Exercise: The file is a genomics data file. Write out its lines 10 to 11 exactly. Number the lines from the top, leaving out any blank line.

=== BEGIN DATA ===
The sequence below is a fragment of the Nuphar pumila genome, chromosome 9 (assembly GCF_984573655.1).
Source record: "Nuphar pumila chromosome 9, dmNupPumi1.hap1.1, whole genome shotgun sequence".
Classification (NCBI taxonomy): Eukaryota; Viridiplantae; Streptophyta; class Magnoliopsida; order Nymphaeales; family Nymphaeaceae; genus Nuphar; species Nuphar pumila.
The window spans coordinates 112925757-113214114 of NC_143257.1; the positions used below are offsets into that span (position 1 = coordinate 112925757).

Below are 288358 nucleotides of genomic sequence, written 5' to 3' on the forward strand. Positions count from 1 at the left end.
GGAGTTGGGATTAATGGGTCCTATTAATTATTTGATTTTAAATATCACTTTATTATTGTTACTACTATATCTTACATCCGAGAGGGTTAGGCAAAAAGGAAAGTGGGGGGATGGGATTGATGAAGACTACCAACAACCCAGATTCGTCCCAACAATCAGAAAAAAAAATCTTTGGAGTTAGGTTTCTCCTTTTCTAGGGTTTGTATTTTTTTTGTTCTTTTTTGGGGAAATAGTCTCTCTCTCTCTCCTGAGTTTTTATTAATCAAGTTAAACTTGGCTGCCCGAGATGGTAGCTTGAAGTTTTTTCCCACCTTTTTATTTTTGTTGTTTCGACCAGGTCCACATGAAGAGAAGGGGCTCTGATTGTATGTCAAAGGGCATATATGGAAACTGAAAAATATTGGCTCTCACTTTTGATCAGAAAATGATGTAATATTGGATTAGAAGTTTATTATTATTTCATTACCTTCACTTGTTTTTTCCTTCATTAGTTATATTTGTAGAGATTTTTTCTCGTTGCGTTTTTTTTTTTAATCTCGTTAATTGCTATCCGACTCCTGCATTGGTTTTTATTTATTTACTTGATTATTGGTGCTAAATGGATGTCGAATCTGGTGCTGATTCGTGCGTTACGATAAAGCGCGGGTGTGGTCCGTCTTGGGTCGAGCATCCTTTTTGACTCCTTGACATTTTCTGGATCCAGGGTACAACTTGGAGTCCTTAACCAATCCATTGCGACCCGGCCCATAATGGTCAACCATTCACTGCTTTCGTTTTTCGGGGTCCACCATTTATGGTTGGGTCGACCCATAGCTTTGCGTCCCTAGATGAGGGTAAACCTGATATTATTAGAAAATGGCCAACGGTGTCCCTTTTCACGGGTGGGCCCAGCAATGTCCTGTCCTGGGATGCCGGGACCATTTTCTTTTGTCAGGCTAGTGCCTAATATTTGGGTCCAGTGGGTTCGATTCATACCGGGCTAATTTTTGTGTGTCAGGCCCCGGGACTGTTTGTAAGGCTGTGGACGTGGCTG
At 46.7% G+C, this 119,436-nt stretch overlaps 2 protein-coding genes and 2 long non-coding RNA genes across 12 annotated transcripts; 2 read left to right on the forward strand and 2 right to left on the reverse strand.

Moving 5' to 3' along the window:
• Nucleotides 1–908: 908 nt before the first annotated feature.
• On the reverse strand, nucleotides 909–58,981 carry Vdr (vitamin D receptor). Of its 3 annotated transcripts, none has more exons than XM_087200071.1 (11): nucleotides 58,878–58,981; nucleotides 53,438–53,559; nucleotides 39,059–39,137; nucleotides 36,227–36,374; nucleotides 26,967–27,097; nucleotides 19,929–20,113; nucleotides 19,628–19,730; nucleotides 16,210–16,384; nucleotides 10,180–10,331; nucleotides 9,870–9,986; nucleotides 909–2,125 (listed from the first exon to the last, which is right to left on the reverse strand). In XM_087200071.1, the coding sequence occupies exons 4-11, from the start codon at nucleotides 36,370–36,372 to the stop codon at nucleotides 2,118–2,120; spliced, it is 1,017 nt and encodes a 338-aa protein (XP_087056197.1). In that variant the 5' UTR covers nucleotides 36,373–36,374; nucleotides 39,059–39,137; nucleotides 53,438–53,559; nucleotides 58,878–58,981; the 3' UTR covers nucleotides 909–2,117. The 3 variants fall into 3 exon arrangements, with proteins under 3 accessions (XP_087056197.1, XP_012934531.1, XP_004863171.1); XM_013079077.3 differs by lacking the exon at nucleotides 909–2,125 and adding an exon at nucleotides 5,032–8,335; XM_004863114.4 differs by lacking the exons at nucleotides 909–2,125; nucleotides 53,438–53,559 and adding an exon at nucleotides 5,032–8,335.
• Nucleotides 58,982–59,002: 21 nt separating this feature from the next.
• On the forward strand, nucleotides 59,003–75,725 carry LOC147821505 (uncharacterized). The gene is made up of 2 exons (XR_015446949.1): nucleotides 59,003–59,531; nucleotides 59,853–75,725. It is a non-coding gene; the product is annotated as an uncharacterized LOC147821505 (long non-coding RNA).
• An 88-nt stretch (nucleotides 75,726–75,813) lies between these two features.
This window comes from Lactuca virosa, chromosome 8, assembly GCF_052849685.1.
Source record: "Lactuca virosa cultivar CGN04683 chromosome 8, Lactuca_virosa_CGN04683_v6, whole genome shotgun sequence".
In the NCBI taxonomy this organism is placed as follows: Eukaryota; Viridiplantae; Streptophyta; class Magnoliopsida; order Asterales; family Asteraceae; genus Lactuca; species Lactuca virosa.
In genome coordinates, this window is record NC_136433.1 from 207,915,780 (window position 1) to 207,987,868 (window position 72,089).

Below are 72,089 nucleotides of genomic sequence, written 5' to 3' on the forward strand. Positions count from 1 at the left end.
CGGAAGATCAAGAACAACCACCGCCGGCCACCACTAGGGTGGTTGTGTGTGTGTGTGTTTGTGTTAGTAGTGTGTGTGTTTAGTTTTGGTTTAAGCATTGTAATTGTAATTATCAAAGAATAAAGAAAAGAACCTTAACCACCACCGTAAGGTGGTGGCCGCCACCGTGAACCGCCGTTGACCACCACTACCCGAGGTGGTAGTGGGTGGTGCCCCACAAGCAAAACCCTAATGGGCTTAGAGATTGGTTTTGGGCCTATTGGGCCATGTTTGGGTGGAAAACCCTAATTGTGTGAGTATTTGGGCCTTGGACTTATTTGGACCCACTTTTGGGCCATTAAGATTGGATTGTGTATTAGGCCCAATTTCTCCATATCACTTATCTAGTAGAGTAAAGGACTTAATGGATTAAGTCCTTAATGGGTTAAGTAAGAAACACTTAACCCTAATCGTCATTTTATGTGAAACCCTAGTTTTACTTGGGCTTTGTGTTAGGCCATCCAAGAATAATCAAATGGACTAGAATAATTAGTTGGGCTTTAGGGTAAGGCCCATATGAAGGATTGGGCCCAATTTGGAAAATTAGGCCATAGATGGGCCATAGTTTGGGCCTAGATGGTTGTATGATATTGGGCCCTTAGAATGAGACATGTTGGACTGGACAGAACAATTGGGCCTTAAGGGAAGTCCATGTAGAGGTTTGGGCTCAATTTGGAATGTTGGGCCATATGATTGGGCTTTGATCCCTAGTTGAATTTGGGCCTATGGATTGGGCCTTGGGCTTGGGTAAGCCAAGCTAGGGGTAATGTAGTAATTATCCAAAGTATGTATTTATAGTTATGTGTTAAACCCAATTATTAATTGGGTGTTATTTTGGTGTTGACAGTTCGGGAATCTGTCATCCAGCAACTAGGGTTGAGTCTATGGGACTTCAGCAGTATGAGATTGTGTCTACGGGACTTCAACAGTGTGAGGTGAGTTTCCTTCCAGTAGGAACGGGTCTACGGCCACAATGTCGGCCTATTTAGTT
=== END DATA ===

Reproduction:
• On the reverse strand, nucleotides 909–58,981 carry Vdr (vitamin D receptor). Of its 3 annotated transcripts, none has more exons than XM_087200071.1 (11): nucleotides 58,878–58,981; nucleotides 53,438–53,559; nucleotides 39,059–39,137; nucleotides 36,227–36,374; nucleotides 26,967–27,097; nucleotides 19,929–20,113; nucleotides 19,628–19,730; nucleotides 16,210–16,384; nucleotides 10,180–10,331; nucleotides 9,870–9,986; nucleotides 909–2,125 (listed from the first exon to the last, which is right to left on the reverse strand). In XM_087200071.1, the coding sequence occupies exons 4-11, from the start codon at nucleotides 36,370–36,372 to the stop codon at nucleotides 2,118–2,120; spliced, it is 1,017 nt and encodes a 338-aa protein (XP_087056197.1). In that variant the 5' UTR covers nucleotides 36,373–36,374; nucleotides 39,059–39,137; nucleotides 53,438–53,559; nucleotides 58,878–58,981; the 3' UTR covers nucleotides 909–2,117. The 3 variants fall into 3 exon arrangements, with proteins under 3 accessions (XP_087056197.1, XP_012934531.1, XP_004863171.1); XM_013079077.3 differs by lacking the exon at nucleotides 909–2,125 and adding an exon at nucleotides 5,032–8,335; XM_004863114.4 differs by lacking the exons at nucleotides 909–2,125; nucleotides 53,438–53,559 and adding an exon at nucleotides 5,032–8,335.
• Nucleotides 58,982–59,002: 21 nt separating this feature from the next.